I was looking for one of two possibilities in these eight grandchildren of JMG:
- One of the offspring had five children (three boys and two girls, among whom would be my donor’s grandfather), or
- One of the offspring had three daughters, one of whom would be my donor’s grandmother. Recall that she passed away at the age of 65, a particularly salient detail.
Then, I struck gold! I found a son of JMG, whose initials are JRG, born a few years before 1880 who had three daughters!
My body instantly started to quiver once I clicked through to view the details of these three women. One of them, initials AGN, passed away at the age of 65. A coincidence, maybe, but an unsettling one at that.
The short profile for AGN held few other clues beyond the location of her death, a mid-sized town in California. There were no known children listed and the first name of her husband was also unknown. The only scrap of information I had to go on was their last name, Nelson.
At this, I made a leap. If AGN was indeed the grandmother of my donor, she had two children according to the information I had available. Assuming her son, my donor’s uncle, had the surname Nelson, remained in California, and still worked as a geologist, a simple Google search might be earth-shattering.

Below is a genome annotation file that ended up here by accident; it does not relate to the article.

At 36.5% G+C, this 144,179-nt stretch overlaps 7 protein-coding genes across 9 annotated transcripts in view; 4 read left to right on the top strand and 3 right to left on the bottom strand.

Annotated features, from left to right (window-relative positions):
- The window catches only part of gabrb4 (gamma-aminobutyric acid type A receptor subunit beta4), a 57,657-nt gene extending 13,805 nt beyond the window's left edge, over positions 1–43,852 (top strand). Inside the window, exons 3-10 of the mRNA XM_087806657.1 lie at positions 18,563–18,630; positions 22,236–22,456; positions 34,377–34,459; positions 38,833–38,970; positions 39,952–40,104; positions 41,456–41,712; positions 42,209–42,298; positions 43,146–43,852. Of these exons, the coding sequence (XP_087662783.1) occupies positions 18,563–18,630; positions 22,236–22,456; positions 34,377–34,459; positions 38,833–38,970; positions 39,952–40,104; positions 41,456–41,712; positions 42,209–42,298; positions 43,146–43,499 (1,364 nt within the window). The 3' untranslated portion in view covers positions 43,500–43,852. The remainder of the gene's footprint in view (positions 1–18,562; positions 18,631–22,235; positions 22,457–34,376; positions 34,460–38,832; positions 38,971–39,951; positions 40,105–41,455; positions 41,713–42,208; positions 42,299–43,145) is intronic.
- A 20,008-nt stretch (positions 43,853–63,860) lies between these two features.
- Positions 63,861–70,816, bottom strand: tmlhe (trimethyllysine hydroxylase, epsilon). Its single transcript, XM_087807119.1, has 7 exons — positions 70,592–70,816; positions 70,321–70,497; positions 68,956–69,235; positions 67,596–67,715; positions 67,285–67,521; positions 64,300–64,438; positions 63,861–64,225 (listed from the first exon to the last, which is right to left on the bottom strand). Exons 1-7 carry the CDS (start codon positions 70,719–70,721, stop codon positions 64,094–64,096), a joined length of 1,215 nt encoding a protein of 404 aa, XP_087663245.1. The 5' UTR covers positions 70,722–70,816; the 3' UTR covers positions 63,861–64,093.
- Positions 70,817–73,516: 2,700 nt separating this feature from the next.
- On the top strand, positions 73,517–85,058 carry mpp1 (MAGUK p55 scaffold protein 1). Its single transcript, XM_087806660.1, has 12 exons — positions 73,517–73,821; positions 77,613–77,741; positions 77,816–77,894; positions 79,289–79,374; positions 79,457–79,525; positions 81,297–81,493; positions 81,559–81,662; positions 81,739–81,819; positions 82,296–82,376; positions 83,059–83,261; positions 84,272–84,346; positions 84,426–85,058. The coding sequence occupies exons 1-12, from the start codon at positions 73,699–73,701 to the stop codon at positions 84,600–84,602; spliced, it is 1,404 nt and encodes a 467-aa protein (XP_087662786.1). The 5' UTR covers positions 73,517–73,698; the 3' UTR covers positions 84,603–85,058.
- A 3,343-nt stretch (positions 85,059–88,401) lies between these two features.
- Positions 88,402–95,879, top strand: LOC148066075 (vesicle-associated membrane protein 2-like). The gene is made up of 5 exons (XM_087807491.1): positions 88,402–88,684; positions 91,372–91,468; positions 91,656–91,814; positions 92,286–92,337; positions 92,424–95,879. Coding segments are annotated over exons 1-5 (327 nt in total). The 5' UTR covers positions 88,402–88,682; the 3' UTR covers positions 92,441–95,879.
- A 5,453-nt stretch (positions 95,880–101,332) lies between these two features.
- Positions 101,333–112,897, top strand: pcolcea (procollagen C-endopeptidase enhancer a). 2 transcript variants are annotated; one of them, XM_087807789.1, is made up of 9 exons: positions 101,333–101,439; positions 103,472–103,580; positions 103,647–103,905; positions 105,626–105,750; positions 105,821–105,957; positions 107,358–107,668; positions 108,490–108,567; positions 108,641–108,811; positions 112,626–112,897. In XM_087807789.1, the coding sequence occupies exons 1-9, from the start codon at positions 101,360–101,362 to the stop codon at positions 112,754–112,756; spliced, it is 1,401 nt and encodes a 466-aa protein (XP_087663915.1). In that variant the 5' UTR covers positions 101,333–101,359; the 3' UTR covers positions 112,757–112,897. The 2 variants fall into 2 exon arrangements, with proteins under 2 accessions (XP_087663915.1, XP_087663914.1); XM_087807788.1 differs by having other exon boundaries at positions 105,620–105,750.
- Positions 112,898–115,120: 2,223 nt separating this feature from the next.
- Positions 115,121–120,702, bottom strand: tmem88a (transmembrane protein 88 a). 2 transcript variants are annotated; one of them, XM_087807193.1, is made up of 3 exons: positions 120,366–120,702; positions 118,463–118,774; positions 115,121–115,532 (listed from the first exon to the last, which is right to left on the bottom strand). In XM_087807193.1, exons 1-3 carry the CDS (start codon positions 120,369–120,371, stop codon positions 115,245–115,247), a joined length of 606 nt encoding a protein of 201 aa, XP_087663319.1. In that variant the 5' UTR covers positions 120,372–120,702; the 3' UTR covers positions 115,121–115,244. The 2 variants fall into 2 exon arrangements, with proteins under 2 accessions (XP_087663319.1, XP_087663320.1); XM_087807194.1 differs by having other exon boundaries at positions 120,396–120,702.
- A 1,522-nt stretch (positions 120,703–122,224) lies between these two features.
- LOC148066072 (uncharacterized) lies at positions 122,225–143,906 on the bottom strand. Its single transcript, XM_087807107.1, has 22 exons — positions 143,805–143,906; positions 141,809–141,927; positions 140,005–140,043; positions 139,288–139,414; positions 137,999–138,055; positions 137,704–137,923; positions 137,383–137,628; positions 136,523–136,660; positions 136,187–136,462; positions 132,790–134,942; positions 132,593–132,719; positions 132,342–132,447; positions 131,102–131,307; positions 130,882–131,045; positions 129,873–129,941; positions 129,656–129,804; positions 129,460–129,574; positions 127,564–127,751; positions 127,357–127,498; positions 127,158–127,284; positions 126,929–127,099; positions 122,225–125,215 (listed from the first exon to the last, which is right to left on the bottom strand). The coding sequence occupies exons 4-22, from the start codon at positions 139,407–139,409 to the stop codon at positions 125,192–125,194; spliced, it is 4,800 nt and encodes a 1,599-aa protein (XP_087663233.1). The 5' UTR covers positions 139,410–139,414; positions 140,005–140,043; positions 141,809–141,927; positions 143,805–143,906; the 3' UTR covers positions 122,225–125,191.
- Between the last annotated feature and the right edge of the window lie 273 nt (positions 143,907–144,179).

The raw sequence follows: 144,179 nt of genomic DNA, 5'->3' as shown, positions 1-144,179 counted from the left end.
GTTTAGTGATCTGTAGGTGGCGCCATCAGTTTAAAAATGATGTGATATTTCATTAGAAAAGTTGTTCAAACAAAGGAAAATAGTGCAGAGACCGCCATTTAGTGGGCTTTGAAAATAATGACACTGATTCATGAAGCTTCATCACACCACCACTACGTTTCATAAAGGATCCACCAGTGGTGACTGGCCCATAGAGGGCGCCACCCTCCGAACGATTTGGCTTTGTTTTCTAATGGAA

The second result for the search terms “Nelson geologist California” was an article in a local paper from another mid-sized Californian town. Published several years ago, the item detailed the retirement of a well-known geologist in the area, RN. Now that RN was no longer studying rocks, he was looking forward to spending more time with his four children and his grandchildren.
Recall that my donor’s uncle was listed as a geologist and as having four children. Though I couldn’t find a definitive link between AGN and RN besides their last name and location in California, there can only be so many coincidences in life.
The quiver in my body almost immediately turned to shakes.
I opened a new tab in my browser and entered the geologist’s name and putative location into MyLife, a website that collates publicly available information to create what amount to very short biographies for most adults in the United States.